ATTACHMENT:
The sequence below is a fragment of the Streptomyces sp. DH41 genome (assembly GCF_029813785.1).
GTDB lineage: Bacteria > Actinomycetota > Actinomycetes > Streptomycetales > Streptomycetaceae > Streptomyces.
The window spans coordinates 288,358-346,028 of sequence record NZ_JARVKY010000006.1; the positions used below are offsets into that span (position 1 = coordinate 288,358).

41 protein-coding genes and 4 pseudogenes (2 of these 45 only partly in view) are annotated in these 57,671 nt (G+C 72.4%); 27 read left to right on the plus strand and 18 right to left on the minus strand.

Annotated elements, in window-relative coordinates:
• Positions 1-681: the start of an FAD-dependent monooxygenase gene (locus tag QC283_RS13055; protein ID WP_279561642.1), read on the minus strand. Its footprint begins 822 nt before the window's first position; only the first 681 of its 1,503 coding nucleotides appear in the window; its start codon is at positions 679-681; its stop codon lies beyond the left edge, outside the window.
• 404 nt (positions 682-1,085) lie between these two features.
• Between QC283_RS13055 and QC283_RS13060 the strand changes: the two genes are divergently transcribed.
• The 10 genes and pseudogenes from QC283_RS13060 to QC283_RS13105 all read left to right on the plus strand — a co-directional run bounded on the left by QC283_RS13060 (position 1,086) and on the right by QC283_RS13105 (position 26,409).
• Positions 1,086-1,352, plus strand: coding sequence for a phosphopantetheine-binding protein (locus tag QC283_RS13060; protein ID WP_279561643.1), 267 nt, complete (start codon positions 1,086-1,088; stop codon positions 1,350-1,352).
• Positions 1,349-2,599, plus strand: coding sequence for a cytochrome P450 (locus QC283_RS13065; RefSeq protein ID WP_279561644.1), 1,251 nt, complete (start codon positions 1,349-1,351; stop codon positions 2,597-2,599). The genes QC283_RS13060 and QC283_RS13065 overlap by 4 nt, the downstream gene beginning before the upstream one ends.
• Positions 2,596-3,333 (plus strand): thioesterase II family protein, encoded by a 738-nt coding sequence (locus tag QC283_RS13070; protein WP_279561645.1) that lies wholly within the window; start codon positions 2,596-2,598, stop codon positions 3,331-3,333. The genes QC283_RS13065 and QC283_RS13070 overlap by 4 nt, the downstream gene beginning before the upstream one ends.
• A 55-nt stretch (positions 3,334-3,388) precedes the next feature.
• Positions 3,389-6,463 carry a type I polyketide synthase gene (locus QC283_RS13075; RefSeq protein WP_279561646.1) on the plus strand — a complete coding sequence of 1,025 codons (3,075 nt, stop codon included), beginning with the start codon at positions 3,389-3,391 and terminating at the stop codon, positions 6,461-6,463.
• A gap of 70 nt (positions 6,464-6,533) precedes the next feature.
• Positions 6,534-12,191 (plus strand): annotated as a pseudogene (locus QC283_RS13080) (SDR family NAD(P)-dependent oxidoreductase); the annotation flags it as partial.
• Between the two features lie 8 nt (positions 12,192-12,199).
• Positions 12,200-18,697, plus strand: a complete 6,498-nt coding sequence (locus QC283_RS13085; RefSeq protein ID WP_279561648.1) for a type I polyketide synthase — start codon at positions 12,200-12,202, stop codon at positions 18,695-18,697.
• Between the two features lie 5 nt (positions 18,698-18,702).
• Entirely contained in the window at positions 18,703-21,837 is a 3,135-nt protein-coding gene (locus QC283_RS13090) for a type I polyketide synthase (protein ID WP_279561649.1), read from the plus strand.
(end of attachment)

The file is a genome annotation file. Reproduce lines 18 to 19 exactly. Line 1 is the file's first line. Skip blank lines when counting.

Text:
• Positions 12,200-18,697, plus strand: a complete 6,498-nt coding sequence (locus QC283_RS13085; RefSeq protein ID WP_279561648.1) for a type I polyketide synthase — start codon at positions 12,200-12,202, stop codon at positions 18,695-18,697.
• Between the two features lie 5 nt (positions 18,698-18,702).